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The Real Deal on Alternative Funding for Small Businesses

Alternative_Funding_

Statistics on collaborations with banks suggest that only four out of five small business loan applications are accepted and processed seamlessly. Thus, alternative funding is one of the most sought-after solutions of small business owners when bank funding seems to be too difficult to obtain.

Here are some of the usual suggestions from management consultants for small businesses seeking alternative funding.

Debt Funding

Debt funding involves borrowing money and not giving up ownership of shares or position. Small businesses are less likely to acquire debt funding means, because organising debt issues can amount to much more than what they can afford.

Here are some of the most used sub-types of debt funding:

  • Intermediated Debt

An intermediated debt is a fixed income security with a maturity that occurs within the timeframe of 3-10 years. A business with fewer than 20 employees source almost half of the total amount of their debt from financial intermediaries. In this case, the most used financial intermediary are banks—with an approximate of ¾ of the whole SME community as clients. However, it is important to note that banks are more inclined towards household lending than business lending.

Some small businesses opt for finance companies to cover specialised debt products such as leasing, vehicle and equipment loans and debtor finance.

It is still highly advisable to seek another form of funding, though, because intermediated debt funding will have small businesses pay more because of their size.

  • Debtor Finance

Debtor finance allows small businesses to receive funding in exchange for selling their accounts variables. This can be done in two ways:

  • Discounting – business collects the accounts receivables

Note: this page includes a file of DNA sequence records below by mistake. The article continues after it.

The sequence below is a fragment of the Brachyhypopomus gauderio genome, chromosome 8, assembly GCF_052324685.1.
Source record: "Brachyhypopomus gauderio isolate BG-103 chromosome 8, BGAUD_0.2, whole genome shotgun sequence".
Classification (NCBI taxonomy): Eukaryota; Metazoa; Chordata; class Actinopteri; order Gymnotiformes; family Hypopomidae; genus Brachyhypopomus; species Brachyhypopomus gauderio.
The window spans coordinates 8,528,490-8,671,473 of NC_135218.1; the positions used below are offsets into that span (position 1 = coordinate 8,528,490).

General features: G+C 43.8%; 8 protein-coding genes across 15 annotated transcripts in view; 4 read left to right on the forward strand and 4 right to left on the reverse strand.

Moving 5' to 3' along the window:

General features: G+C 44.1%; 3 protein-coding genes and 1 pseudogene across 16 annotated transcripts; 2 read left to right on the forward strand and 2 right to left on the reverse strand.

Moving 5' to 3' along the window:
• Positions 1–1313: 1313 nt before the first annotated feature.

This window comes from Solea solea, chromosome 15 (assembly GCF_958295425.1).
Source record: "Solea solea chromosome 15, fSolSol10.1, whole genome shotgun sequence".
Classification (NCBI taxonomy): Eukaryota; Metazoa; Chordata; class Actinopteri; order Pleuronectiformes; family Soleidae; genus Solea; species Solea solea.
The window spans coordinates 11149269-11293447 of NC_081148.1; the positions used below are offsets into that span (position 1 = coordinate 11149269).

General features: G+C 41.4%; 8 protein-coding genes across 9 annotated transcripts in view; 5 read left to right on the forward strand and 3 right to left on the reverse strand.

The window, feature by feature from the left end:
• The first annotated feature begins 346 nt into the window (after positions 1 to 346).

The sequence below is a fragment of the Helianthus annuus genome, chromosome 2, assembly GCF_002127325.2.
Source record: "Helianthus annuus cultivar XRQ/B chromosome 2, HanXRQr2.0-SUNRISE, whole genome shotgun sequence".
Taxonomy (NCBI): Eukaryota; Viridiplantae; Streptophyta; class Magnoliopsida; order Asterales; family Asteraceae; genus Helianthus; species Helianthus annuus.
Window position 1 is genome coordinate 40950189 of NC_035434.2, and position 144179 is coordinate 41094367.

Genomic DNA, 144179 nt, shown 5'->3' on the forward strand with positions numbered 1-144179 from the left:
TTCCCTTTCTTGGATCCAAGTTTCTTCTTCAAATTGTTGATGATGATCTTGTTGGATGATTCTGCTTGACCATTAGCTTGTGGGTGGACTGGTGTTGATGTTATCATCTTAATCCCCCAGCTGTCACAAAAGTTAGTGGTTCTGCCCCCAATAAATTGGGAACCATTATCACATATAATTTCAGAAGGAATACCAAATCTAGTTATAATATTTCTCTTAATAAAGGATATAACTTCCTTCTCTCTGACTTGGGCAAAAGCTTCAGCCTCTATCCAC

• Factoring – finance companies or banks collect the accounts receivables

Australia has seen over 90% of total debtor finance users prefer discounting as its strategy, as it is particularly attractive for small businesses with large amounts of accounts receivables outstanding to reputable companies.

  • Trade Credit

It is not uncommon for the average small business to obtain the other half of its debt funding from its trade suppliers. Trade credit is what happens when small businesses receive inventory, equipment and services from them without immediate payment.

Trade credit is more advisable because it has the tendency to be less expensive. This is only possible, though, if the business repays the debt before an agreed repayment deadline. Otherwise, the debt can amount to more than bank credit.

Equity Funding

Equity funding, compared to debt funding, is focused on investment in shares rather than money.  Equity funding costs relatively less than debt funding for small businesses. Small business owners recognise that they can get more without paying more by utilising internal equity financing and external equity they can source from friends, family and business partners. These do not involve large transactions costs; thus, they are a lot less expensive.

It is when small businesses do not have access to up-to-date information on the various types of funding - whether through bank collaborations or through alternative ways - that they miss out on the many benefits of funding. Seek assistance from business advisors and management consultants when making business decisions you are not quite sure of. When it comes to your business operations and finances, there is no such thing as being too safe.

Ensure your business stays on the right track to success. Download our case study for a more in-depth view of the business industry to better understand your business’s status. You can also get in touch with our experts at myCEO to discuss your business and funding queries and concerns.

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Topics: Finance, Operations, business management